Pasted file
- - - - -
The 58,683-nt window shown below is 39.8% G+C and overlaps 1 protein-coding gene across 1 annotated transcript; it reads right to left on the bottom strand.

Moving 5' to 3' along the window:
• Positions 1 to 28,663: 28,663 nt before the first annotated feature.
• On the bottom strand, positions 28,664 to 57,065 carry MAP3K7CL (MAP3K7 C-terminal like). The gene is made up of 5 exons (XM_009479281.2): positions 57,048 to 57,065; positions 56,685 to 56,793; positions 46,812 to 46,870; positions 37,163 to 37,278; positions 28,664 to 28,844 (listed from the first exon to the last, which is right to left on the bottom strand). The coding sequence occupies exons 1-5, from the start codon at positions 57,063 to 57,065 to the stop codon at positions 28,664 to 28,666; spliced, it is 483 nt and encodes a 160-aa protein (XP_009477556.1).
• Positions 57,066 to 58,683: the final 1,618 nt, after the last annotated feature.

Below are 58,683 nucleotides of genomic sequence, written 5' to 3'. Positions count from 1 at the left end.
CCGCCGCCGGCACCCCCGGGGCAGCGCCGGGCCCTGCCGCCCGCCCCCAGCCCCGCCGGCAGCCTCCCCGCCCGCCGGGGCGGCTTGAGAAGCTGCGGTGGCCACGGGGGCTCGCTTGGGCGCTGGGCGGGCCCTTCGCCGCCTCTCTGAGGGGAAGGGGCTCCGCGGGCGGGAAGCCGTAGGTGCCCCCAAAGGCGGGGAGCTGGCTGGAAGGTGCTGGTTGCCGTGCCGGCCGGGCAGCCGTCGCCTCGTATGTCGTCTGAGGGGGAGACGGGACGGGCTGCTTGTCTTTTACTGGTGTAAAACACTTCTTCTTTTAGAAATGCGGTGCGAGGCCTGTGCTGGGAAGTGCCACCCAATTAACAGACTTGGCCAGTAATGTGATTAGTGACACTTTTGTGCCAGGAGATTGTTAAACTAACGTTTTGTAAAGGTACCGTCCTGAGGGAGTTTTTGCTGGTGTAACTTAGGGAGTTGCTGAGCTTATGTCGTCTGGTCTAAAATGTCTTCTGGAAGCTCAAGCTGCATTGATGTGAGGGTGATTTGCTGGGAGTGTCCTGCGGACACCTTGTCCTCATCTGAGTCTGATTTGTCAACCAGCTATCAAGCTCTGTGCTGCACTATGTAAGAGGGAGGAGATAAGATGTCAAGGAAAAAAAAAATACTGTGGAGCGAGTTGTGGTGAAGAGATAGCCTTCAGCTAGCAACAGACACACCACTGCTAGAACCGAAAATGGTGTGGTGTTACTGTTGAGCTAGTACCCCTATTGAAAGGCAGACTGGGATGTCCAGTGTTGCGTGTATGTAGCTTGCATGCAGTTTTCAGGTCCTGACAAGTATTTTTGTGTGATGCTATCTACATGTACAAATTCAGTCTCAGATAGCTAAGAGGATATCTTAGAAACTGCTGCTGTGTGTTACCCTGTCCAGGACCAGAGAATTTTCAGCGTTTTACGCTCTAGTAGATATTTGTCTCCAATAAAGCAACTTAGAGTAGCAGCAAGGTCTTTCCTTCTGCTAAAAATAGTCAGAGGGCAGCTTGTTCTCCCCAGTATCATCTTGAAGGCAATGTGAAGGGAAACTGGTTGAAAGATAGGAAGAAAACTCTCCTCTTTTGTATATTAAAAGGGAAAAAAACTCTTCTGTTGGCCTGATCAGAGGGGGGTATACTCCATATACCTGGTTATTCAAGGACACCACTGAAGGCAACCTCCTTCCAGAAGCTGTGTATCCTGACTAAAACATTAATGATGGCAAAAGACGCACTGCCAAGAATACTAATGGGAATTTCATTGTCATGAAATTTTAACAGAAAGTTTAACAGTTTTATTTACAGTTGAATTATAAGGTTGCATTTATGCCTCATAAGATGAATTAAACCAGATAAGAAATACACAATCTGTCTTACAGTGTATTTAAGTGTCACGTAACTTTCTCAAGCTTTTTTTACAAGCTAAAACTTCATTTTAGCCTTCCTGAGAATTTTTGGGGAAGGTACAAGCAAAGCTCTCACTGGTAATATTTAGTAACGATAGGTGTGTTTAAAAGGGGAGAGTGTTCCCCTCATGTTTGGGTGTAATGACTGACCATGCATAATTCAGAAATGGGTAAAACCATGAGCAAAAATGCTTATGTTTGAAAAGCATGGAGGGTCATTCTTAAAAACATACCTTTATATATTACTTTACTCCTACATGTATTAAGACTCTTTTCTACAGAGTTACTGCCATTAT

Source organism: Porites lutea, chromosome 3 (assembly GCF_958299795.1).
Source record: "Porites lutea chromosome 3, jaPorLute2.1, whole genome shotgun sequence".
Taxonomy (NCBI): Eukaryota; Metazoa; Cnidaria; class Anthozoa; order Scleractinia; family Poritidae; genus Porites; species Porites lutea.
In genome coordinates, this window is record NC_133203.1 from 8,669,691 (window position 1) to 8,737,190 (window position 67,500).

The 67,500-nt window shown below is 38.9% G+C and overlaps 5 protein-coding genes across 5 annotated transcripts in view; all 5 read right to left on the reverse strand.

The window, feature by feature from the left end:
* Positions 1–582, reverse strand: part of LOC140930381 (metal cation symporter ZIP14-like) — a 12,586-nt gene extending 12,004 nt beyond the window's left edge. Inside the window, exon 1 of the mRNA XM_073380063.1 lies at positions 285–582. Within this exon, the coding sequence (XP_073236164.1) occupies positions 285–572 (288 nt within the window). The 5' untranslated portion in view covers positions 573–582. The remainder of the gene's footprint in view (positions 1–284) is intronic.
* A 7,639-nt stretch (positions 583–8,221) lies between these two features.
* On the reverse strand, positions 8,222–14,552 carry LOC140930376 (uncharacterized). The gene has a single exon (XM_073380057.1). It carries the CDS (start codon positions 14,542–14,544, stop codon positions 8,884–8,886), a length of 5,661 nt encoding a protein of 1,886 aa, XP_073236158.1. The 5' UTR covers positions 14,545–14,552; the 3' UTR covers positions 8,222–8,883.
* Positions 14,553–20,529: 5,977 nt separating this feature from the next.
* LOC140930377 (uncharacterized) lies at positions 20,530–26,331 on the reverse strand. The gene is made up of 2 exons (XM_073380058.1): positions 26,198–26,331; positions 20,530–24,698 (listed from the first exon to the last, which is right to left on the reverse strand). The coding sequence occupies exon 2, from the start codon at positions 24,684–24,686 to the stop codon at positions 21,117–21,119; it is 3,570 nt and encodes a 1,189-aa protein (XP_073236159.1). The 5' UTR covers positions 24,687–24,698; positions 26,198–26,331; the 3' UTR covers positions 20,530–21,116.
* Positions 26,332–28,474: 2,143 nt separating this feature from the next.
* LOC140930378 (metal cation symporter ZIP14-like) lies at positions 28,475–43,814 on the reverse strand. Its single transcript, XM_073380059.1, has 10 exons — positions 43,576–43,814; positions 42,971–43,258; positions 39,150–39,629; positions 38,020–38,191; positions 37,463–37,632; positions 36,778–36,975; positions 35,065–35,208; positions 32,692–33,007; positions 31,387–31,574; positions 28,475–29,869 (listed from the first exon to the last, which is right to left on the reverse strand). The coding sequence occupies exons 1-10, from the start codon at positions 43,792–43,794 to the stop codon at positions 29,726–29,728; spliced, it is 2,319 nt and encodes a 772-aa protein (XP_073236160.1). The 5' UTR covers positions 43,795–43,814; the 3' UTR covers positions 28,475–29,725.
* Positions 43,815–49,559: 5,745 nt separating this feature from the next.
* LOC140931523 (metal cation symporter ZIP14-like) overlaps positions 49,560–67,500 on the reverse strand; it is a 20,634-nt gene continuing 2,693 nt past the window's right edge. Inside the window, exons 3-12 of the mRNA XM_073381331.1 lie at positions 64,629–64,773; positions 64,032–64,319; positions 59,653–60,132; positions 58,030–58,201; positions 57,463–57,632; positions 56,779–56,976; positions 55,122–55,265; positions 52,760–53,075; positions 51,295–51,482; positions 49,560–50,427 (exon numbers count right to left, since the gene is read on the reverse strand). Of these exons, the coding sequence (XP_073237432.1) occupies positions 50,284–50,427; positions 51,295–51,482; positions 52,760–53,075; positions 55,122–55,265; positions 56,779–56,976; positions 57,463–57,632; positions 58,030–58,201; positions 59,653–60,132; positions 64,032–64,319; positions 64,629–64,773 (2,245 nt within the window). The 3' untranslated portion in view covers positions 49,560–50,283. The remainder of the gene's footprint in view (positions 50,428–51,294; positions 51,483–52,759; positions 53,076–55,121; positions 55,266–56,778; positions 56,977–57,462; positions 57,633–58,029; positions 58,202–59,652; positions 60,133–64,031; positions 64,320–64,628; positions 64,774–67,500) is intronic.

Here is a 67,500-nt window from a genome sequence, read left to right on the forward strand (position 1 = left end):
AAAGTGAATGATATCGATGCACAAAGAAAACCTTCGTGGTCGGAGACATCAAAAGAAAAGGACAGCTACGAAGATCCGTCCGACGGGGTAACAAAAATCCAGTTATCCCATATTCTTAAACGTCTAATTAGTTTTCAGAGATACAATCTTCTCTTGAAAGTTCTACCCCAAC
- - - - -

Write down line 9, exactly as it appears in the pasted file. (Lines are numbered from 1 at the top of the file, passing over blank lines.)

Source record: "Porites lutea chromosome 3, jaPorLute2.1, whole genome shotgun sequence".